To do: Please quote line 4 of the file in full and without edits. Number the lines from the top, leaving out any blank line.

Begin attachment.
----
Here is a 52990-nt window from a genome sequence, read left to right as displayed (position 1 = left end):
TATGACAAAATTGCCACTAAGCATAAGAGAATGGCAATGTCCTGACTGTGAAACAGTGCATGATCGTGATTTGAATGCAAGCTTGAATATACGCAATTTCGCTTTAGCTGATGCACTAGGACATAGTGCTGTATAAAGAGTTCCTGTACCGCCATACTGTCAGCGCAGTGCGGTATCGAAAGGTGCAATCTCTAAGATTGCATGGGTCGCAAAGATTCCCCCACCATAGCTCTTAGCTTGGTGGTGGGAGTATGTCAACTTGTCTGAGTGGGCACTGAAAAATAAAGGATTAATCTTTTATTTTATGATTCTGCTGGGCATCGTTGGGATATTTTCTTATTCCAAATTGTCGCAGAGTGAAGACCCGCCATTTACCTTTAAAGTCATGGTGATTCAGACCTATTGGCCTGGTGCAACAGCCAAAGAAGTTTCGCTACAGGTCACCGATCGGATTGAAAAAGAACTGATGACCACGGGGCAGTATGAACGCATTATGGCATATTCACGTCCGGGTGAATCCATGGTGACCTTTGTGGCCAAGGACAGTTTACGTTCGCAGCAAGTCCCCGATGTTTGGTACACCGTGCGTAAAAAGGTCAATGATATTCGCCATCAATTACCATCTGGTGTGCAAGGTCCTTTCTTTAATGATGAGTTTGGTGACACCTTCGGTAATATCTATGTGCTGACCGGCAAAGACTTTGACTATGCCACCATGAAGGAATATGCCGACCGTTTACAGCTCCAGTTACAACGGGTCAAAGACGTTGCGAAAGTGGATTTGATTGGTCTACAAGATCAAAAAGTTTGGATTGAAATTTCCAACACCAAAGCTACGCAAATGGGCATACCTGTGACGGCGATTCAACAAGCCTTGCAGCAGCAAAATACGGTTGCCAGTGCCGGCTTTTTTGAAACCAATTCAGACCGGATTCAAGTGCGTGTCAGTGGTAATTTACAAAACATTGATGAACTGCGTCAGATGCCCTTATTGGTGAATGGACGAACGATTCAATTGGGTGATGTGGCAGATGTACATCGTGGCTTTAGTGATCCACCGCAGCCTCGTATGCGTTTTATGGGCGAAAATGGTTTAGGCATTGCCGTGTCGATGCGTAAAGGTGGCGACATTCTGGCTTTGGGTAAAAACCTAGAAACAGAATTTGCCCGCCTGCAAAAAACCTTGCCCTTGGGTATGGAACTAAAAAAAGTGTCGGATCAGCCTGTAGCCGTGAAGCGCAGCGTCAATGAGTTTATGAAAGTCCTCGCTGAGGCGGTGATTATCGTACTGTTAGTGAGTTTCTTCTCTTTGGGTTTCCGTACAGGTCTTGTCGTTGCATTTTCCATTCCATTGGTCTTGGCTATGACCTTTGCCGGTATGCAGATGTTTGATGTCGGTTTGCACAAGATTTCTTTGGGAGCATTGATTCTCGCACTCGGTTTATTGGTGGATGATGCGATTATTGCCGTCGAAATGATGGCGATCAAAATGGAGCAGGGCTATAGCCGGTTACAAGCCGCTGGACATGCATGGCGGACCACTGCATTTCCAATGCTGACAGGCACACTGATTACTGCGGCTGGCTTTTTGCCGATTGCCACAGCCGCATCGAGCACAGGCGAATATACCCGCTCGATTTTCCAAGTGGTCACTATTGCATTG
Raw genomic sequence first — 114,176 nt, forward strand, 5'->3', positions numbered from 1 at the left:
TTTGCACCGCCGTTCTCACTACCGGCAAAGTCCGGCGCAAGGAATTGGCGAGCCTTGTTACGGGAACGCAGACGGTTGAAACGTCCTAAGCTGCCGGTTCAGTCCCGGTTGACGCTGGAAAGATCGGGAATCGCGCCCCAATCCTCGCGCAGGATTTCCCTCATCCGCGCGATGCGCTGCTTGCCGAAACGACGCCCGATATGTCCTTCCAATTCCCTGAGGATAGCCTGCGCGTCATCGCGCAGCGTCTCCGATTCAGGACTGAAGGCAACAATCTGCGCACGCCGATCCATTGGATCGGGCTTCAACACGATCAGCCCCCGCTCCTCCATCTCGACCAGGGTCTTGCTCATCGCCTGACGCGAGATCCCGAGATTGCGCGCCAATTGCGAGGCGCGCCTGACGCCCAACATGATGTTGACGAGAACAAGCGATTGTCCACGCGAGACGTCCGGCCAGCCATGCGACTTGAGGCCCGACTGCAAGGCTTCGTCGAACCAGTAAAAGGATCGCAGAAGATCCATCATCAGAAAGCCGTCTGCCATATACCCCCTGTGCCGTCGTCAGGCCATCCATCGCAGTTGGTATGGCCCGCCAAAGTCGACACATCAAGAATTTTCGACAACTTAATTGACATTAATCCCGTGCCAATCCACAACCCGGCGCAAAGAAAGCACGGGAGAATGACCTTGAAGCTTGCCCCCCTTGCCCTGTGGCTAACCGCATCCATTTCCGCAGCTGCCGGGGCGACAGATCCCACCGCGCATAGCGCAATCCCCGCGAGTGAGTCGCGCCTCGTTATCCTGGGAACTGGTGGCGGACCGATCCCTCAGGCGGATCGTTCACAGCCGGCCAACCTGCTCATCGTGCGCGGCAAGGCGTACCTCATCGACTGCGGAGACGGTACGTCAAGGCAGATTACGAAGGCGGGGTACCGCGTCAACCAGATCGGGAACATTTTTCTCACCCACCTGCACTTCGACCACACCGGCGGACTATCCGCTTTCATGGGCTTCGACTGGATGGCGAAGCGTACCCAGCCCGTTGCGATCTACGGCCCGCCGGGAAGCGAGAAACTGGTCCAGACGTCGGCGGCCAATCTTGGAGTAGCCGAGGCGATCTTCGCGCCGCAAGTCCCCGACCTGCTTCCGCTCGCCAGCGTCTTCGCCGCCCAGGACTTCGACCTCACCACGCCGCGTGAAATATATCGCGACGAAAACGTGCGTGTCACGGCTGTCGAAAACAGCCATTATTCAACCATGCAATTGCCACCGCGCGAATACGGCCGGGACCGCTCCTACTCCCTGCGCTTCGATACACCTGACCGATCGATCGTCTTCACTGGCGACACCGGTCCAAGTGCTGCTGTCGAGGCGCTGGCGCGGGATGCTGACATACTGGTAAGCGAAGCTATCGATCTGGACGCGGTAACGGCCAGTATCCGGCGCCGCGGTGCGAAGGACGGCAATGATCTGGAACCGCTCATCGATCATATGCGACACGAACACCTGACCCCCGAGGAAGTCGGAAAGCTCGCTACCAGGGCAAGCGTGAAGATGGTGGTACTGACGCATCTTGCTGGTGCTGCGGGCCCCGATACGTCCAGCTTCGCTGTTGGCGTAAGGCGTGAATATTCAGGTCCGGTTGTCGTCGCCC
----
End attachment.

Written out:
TTTGCACCGCCGTTCTCACTACCGGCAAAGTCCGGCGCAAGGAATTGGCGAGCCTTGTTACGGGAACGCAGACGGTTGAAACGTCCTAAGCTGCCGGTTCAGTCCCGGTTGACGCTGGAAAGATCGGGAATCGCGCCCCAATCCTCGCGCAGGATTTCCCTCATCCGCGCGATGCGCTGCTTGCCGAAACGACGCCCGATATGTCCTTCCAATTCCCTGAGGATAGCCTGCGCGTCATCGCGCAGCGTCTCCGATTCAGGACTGAAGGCAACAATCTGCGCACGCCGATCCATTGGATCGGGCTTCAACACGATCAGCCCCCGCTCCTCCATCTCGACCAGGGTCTTGCTCATCGCCTGACGCGAGATCCCGAGATTGCGCGCCAATTGCGAGGCGCGCCTGACGCCCAACATGATGTTGACGAGAACAAGCGATTGTCCACGCGAGACGTCCGGCCAGCCATGCGACTTGAGGCCCGACTGCAAGGCTTCGTCGAACCAGTAAAAGGATCGCAGAAGATCCATCATCAGAAAGCCGTCTGCCATATACCCCCTGTGCCGTCGTCAGGCCATCCATCGCAGTTGGTATGGCCCGCCAAAGTCGACACATCAAGAATTTTCGACAACTTAATTGACATTAATCCCGTGCCAATCCACAACCCGGCGCAAAGAAAGCACGGGAGAATGACCTTGAAGCTTGCCCCCCTTGCCCTGTGGCTAACCGCATCCATTTCCGCAGCTGCCGGGGCGACAGATCCCACCGCGCATAGCGCAATCCCCGCGAGTGAGTCGCGCCTCGTTATCCTGGGAACTGGTGGCGGACCGATCCCTCAGGCGGATCGTTCACAGCCGGCCAACCTGCTCATCGTGCGCGGCAAGGCGTACCTCATCGACTGCGGAGACGGTACGTCAAGGCAGATTACGAAGGCGGGGTACCGCGTCAACCAGATCGGGAACATTTTTCTCACCCACCTGCACTTCGACCACACCGGCGGACTATCCGCTTTCATGGGCTTCGACTGGATGGCGAAGCGTACCCAGCCCGTTGCGATCTACGGCCCGCCGGGAAGCGAGAAACTGGTCCAGACGTCGGCGGCCAATCTTGGAGTAGCCGAGGCGATCTTCGCGCCGCAAGTCCCCGACCTGCTTCCGCTCGCCAGCGTCTTCGCCGCCCAGGACTTCGACCTCACCACGCCGCGTGAAATATATCGCGACGAAAACGTGCGTGTCACGGCTGTCGAAAACAGCCATTATTCAACCATGCAATTGCCACCGCGCGAATACGGCCGGGACCGCTCCTACTCCCTGCGCTTCGATACACCTGACCGATCGATCGTCTTCACTGGCGACACCGGTCCAAGTGCTGCTGTCGAGGCGCTGGCGCGGGATGCTGACATACTGGTAAGCGAAGCTATCGATCTGGACGCGGTAACGGCCAGTATCCGGCGCCGCGGTGCGAAGGACGGCAATGATCTGGAACCGCTCATCGATCATATGCGACACGAACACCTGACCCCCGAGGAAGTCGGAAAGCTCGCTACCAGGGCAAGCGTGAAGATGGTGGTACTGACGCATCTTGCTGGTGCTGCGGGCCCCGATACGTCCAGCTTCGCTGTTGGCGTAAGGCGTGAATATTCAGGTCCGGTTGTCGTCGCCC